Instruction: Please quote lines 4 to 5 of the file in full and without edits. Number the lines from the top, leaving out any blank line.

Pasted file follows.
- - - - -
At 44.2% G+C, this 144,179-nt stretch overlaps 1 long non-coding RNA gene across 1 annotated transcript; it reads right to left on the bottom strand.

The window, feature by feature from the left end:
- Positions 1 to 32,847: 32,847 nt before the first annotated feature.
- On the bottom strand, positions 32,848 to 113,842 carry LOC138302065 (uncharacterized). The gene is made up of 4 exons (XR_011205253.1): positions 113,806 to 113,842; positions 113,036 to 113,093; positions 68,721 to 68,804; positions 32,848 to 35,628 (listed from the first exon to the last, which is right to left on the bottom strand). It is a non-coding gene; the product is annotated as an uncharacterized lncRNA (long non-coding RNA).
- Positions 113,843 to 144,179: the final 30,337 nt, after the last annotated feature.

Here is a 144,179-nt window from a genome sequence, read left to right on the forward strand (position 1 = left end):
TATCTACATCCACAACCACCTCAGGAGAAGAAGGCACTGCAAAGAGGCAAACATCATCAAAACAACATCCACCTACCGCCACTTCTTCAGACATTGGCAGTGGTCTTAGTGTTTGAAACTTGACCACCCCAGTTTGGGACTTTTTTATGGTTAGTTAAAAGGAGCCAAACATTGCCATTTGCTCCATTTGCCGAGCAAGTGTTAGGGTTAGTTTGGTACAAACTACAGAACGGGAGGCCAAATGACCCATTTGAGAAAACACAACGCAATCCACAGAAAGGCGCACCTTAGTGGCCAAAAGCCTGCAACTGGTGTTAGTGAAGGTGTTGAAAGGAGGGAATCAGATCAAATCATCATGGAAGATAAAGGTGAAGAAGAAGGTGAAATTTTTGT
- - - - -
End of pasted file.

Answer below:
- On the bottom strand, positions 32,848 to 113,842 carry LOC138302065 (uncharacterized). The gene is made up of 4 exons (XR_011205253.1): positions 113,806 to 113,842; positions 113,036 to 113,093; positions 68,721 to 68,804; positions 32,848 to 35,628 (listed from the first exon to the last, which is right to left on the bottom strand). It is a non-coding gene; the product is annotated as an uncharacterized lncRNA (long non-coding RNA).
- Positions 113,843 to 144,179: the final 30,337 nt, after the last annotated feature.